Tag Archives: Christmas

The Pi Hut’s 3D Xmas Tree pre-order

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We appreciate it’s only October, but hear us out. The Pi Hut’s 3D Xmas Tree is only available for pre-order until the 15th, and we’d hate for you to find out about it too late. So please share in a few minutes of premature Christmas cheer as we introduce you to this gorgeous kit.

The Pi Hut's 3D Xmas Tree for Raspberry Pi

Oooo…aaaaahhhh…

Super early Christmas prep

Designed by Pi Towers alumna Rachel Rayns, the 3D Xmas Tree kit is a 25-LED add-on board for the Raspberry Pi, on sale as a pre-soldered and as a ‘solder yourself’ version. You can control each LED independently via the GPIO pins, allowing you to create some wonderful, twinkly displays this coming holiday season.

The Pi Hut's 3D Xmas Tree for Raspberry Pi

The tree works with any 40-pin Raspberry Pi, including the Zero and Zero W.

You may remember the kit from last Christmas, when The Pi Hut teasingly hinted at its existence. We’ve been itching to get our hands on one for months now, and last week we finally received our own to build and play with.

3D Xmas Tree

So I took the time to record my entire build process for you…only to discover that I had managed to do most of the soldering out of frame. I blame Ben Nuttall for this, as we all rightly should, and offer instead this short GIF of me proudly showing off my finished piece.

The Pi Hut’s website has complete soldering instructions for the tree, as well as example code to get you started. Thus, even the most novice of Raspberry Pi enthusiasts and digital makers should be able to put this kit together and get it twinkling for Christmas.

If you don’t own helping hands for soldering, you’re missing out on, well, a helping hand when soldering.

If you need any help with soldering, check out our video resource. And once you’ve mastered this skill, how about upgrading your tree to twinkle in time with your favourite Christmas song? Or getting two or three, and having them flash in a beautiful synchronised multi-tree display?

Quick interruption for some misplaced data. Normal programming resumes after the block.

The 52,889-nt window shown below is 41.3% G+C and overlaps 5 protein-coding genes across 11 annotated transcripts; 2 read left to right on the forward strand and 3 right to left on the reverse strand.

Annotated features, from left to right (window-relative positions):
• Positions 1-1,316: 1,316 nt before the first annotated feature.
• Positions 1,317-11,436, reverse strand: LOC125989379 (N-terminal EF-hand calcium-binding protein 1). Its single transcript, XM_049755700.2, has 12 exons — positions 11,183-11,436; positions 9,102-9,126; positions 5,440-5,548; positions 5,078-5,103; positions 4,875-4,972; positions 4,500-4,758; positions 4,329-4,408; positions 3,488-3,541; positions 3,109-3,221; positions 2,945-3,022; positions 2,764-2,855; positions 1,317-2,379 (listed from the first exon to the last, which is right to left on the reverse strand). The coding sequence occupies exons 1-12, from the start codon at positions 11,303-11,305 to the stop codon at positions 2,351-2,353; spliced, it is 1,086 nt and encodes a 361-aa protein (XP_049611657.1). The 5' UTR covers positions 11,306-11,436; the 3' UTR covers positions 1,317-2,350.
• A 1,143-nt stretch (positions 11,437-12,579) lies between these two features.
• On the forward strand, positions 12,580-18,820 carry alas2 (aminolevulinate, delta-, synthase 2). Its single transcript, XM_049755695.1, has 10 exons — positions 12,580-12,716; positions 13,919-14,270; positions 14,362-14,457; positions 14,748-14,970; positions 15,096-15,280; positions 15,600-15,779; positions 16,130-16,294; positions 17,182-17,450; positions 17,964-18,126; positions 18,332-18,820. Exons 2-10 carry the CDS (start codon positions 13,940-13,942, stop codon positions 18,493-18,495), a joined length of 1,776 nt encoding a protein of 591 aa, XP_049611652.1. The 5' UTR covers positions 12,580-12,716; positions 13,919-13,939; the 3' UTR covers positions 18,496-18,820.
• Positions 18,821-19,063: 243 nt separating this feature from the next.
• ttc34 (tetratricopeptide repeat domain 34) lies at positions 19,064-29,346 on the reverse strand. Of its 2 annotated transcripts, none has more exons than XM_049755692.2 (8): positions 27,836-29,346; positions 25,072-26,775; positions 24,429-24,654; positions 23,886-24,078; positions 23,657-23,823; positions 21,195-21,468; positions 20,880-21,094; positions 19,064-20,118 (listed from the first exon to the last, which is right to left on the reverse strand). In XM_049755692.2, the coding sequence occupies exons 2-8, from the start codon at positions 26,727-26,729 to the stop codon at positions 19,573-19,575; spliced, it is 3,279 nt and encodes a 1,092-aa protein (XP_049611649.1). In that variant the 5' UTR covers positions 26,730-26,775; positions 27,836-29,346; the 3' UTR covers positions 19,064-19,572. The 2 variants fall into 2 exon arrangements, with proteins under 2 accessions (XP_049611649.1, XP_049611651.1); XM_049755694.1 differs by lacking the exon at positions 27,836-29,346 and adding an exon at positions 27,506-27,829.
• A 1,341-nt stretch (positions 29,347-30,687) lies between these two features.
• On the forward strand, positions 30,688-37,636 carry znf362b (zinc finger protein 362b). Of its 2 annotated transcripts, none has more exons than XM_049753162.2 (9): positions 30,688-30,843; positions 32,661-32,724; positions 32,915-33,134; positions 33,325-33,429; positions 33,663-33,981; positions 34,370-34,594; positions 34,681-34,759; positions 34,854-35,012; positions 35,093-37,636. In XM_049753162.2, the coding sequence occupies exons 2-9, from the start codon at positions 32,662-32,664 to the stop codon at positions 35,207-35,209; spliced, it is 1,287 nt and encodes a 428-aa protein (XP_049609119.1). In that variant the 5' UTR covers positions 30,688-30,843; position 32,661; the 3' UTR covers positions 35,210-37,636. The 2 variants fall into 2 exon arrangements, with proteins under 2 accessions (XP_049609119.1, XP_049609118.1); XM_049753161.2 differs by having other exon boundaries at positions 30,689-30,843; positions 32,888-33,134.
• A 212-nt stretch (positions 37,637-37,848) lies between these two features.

Get your own 3D Xmas Tree

As mentioned above, you can pre-order the kit until Sunday 15 October. Once this deadline passes, that’s it — the boat will have sailed and you’ll be left stranded at the dock, waving goodbye to the missed opportunity.

The Pi Hut's 3D Xmas Tree for Raspberry Pi

Don’t be this kid.

With 2730 trees already ordered, you know this kit is going to be in the Christmas stocking of many a maker on 25 December.

And another thing

Shhh…while you’re there, The Pi Hut still has a few Google AIY Projects voice kits available for pre-order…but you didn’t hear that from me. Quick!

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So you got a Raspberry Pi for Christmas! Now what?

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Note: The elves at Pi Towers are all taking next week off to spend some time with their families, and this blog will be quiet for the week. We’ll be back at the start of January. Happy holidays!

Happy 25th of December, everybody!

If you’re one of the many who woke up this morning to find some Raspberry Pi goodies under your tree, congratulations.

Christmas

Now you’ve unpacked the Pi, confirmed it to indeed be roughly the size of a credit card, and confused a less tech-savvy loved one by telling them “This is a computer!”, you may be wondering to do with it next…and that’s where we come in.

The Raspberry Pi can be used to create no end of wonderful things, including robots, musical instruments, virtual pets, stop motion cameras, and much more.

It will also help you to learn programming, allow you to play games, offer the chance to explore space, and automate your home.

Not quite like this…

So many awesome things.

But how do you do any of them!? Well…

1. OS me no questions and I’ll tell you no lies.

Awful pun. I’m sorry.

You’ll need to make sure you have the latest Raspbian operating system (OS) on your Pi. You may have been given an SD with Rasbian pre-installed but if not, head to our downloads page to get it.

2. Start me up

ALL THE POWER!

You’ll need to plug your Pi into a monitor (your TV will do), keyboard and mouse in order to get started. You’ll also need a good-quality power supply providing at least 2A.

We’ve some great instructions within our help pages to get you up and running. And if you’re still stuck, our forum has loads of information and is full of helpful people. Feel free to join and ask a question, and search previous topics for advice.

3. So how do I build a robot then?!

With tinsel and tape and bows and…

Excellent question. But if you’ve never tried to code before, you may want to start with something a little smaller…like Scratch or Sonic Pi, or a physical build such as the Parent Detector or a Burping Jelly Baby.